Tony Stewart will retire after the 2016 NASCAR Sprint Cup Series season. Take a look back on the 10 greatest races of the three-time champion's legendary career.
Getty ImagesJared C. Tilton
10. Talladega, fall 2008
Prior to the October 2008 race at Talladega Superspeedway, Stewart had finished second an incredible six times at the 2.66-mile, high-banked track without going to Victory Lane. But all changed that weekend in the fall of '08 when NASCAR declared Stewart the winner after unheralded Regan Smith went below the yellow line -- NASCAR's version of 'out of bounds' -- to pass the Joe Gibbs Racing driver to the checkered flag. This would be Stewart's final win with JGR, the company where he spent 10 years and won his first two Sprint Cup championships.
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9. Bristol night race, August 2001
Stewart owns just one win in 32 starts at Bristol Motor Speedway, but at least he checked off the .533-mile, high-banked oval earlier rather than later by scoring a coveted win in the prestigious night race at 'Thunder Valley' in August 2001.
8. Daytona, July 2009
From 2005-12, Tony Stewart rolled up an amazing four wins in the summer classic at The World Center of Racing. The third of those victories came in dramatic fashion -- with Stewart and Kyle Busch making contact while battling for the lead in the final turn. While Busch's No. 18 Toyota slammed the wall, Stewart drove on to victory.
7. Richmond, September 1999
Making his 25th start in NASCAR's top series, Stewart took his Joe Gibbs Racing Pontiac to Victory Lane at Richmond International Raceway for his first career Cup win. And he did it in dominant fashion, too, leading 333 of 400 laps and leaving little doubt he had a bright future in the sport.
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6. Brickyard 400, July 2007
Backing up his first Brickyard 400 win from two years earlier at famed Indianapolis Motor Speedway, a place where he dreamed of racing as a kid, the native Hoosier passed Kevin Harvick late to capture his second victory in NASCAR's second biggest race.
Getty Images for NASCARChris Graythen
5. Coca-Cola 600 at Charlotte, May 2001
Doing the Indianapolis 500/Coca-Cola 600 double for the second time in three years, Stewart came home sixth at Indy, flew to Charlotte, and finished third in the 600 -- NASCAR's longest race. Total on-track mileage for the day: 1,100 miles.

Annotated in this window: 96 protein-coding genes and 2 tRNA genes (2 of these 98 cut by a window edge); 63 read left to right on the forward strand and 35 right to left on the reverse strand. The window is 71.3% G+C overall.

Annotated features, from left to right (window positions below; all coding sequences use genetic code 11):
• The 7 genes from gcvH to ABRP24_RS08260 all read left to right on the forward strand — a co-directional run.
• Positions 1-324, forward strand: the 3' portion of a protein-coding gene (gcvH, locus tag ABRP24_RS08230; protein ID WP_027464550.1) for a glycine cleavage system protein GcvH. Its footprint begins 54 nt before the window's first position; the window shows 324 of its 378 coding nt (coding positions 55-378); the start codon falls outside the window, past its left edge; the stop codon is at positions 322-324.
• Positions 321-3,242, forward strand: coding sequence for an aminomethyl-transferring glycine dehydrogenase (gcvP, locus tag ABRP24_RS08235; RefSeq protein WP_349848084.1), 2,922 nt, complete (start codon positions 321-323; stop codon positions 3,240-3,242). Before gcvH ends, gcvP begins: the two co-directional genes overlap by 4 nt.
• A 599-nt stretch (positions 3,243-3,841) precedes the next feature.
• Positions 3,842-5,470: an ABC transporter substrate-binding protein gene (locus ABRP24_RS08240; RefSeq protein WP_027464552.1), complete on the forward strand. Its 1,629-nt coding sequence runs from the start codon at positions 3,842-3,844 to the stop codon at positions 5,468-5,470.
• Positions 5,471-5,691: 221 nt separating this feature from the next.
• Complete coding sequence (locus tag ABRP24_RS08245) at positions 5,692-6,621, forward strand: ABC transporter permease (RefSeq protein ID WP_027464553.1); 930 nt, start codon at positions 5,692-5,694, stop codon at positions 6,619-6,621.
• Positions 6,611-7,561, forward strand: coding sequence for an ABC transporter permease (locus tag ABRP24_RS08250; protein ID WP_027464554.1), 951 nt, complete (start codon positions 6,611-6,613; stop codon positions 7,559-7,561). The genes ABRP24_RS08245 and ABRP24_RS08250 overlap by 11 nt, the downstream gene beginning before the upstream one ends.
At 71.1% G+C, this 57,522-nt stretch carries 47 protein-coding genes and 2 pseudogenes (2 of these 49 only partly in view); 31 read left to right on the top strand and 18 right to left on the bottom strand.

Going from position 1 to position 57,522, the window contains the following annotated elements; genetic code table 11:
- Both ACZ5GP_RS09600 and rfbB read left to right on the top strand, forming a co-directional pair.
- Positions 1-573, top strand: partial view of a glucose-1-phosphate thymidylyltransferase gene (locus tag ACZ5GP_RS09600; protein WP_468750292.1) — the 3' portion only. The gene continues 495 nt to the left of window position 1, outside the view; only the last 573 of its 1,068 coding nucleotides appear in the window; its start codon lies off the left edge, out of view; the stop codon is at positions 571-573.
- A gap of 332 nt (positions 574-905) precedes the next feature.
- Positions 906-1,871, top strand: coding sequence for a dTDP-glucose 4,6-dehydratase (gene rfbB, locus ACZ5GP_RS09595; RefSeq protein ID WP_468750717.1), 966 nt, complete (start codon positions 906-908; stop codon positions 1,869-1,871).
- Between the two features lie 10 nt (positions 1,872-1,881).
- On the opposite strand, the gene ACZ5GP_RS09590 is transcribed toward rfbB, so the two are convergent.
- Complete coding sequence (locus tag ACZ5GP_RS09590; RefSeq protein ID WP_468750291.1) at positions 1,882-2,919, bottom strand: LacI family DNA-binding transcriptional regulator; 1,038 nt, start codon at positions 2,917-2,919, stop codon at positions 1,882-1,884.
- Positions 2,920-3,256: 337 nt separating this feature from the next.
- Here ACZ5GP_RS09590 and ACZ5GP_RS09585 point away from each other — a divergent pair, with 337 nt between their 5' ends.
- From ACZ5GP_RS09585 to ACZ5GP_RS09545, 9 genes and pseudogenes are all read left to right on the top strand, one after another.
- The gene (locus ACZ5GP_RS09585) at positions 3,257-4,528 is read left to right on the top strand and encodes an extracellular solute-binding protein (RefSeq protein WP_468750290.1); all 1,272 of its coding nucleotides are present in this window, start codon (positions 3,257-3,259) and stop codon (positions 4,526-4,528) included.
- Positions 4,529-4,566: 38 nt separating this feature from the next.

Getty ImagesCraig Jones
4. Sprint All-Star Race at Charlotte, May 2009
So it wasn't a points race, but Tony Stewart's victory and $1 million dollar payday in the 2009 Sprint All-Star Race at Charlotte Motor Speedway was his first victory as a co-owner/driver for Stewart-Haas Racing and solidified in the minds of virtually everyone that his decision to leave Joe Gibbs Racing to become a co-owner and driver for the newly formed SHR wasn't a bad one.
Getty Images for NASCARGeoff Burke
3. Coca-Cola 600 at Charlotte, May 1999
Attempting to pull off the rare Indy 500/Coke 600 double for the first time, Stewart made it happen -- but not without coming away completely exhausted. After finishing ninth at Indianapolis Motor Speedway, he jetted to Charlotte Motor Speedway where he came home an impressive fourth. But Stewart paid a terrible price physically. He got sick in his Joe Gibbs Racing Pontiac at one point and when the grueling 600-mile Cup race concluded, he pulled up to the gas pumps behind pit road and collapsed in his car before getting a helping hand from Dale Earnhardt, who memorably asked the then-rookie driver, 'Have you had enough yet?'
Getty ImagesBrian E. Cleary
2. Brickyard 400, August 2005
After numerous attempts to win at Indianapolis on the NASCAR side and IndyCar side, Stewart was finally able to kiss the bricks in his home state. It was an emotional win for the driver who grew up in Columbus, Indiana, and always dreamed of winning at the world-famous track.
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1. Homestead, November 2011
Completing what still stands as the most impressive championship drive since the formation of the Chase for the Sprint Cup, Stewart overcame adversity in the season finale at Homestead-Miami Speedway to score his fifth win in 10 Chase races by holding off championship nemesis Carl Edwards at the finish. The two drivers finished the year with the same number of points, but Stewart was declared champion by virtue of having five wins on the season to Edwards' one.